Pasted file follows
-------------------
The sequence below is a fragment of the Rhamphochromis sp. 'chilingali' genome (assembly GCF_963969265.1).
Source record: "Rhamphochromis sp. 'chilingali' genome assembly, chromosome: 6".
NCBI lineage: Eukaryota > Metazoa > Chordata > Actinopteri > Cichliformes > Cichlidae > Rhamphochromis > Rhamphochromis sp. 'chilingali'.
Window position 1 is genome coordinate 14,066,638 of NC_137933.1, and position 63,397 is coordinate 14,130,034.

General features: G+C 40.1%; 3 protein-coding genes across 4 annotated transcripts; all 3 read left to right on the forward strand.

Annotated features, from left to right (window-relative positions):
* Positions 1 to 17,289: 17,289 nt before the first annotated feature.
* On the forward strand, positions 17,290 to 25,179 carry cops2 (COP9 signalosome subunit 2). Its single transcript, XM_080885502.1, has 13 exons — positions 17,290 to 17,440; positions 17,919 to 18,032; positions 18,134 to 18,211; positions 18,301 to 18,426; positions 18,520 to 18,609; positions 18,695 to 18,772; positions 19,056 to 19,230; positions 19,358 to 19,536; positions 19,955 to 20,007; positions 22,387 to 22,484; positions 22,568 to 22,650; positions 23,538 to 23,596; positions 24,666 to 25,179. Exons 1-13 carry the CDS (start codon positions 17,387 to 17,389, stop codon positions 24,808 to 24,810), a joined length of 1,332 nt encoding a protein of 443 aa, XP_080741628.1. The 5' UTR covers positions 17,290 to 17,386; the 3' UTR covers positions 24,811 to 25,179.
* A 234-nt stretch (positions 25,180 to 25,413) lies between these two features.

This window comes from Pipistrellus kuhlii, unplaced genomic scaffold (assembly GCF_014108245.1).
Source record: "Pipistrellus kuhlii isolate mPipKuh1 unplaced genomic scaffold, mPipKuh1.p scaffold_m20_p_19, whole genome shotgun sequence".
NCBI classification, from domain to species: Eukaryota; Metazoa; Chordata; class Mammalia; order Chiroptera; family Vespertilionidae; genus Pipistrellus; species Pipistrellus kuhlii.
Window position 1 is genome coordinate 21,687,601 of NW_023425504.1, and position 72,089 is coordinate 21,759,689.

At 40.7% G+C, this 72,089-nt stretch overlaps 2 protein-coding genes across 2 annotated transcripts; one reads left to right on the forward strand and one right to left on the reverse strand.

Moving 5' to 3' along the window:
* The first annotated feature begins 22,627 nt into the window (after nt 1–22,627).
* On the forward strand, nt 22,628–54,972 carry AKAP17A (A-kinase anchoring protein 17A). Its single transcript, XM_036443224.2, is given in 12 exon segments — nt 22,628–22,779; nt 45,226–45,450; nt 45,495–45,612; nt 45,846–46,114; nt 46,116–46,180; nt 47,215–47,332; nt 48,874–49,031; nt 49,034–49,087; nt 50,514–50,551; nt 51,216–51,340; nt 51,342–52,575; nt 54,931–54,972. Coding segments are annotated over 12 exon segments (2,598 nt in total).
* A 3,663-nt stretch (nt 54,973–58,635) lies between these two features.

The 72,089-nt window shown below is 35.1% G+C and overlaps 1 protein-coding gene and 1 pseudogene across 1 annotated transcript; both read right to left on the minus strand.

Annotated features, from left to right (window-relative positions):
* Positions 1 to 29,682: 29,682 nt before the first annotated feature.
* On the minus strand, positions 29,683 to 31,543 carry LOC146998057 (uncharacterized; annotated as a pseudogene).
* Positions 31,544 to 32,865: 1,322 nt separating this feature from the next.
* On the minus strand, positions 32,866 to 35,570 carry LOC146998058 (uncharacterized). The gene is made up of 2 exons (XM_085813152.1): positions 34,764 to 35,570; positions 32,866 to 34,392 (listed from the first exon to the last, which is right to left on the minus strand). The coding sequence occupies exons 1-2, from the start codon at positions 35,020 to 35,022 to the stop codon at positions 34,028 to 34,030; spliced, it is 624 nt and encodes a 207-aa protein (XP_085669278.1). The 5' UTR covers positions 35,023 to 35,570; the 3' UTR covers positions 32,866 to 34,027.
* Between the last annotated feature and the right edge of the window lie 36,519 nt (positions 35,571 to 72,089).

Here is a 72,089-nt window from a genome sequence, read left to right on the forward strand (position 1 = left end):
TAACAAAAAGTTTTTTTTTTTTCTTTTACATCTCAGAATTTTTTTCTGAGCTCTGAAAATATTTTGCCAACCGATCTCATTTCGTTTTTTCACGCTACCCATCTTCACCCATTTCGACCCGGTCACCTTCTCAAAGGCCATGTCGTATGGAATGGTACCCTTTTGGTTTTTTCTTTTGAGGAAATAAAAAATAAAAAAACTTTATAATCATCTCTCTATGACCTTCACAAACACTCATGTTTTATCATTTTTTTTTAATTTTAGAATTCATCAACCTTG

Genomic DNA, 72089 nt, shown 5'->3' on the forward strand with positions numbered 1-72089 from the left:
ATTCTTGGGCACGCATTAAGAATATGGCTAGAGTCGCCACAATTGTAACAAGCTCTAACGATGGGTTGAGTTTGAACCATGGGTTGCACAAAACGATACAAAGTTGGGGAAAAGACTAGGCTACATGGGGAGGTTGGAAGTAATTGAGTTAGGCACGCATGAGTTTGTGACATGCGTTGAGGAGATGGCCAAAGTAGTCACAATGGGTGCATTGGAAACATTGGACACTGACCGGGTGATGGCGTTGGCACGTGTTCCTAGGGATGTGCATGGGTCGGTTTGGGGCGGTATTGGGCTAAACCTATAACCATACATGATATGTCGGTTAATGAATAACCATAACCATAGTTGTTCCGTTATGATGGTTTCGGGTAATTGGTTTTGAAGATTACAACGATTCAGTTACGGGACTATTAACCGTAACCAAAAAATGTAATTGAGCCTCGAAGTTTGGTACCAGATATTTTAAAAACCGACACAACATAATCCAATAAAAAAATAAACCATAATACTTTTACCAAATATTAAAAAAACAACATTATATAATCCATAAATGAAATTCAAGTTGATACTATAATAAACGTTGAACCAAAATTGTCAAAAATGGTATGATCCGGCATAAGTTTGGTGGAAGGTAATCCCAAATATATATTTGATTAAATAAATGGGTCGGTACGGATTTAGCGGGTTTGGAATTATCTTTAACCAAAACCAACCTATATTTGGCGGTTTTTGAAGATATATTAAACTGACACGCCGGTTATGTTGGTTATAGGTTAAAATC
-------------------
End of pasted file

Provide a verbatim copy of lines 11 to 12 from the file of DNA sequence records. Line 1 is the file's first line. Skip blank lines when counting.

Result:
Source record: "Pipistrellus kuhlii isolate mPipKuh1 unplaced genomic scaffold, mPipKuh1.p scaffold_m20_p_19, whole genome shotgun sequence".
NCBI classification, from domain to species: Eukaryota; Metazoa; Chordata; class Mammalia; order Chiroptera; family Vespertilionidae; genus Pipistrellus; species Pipistrellus kuhlii.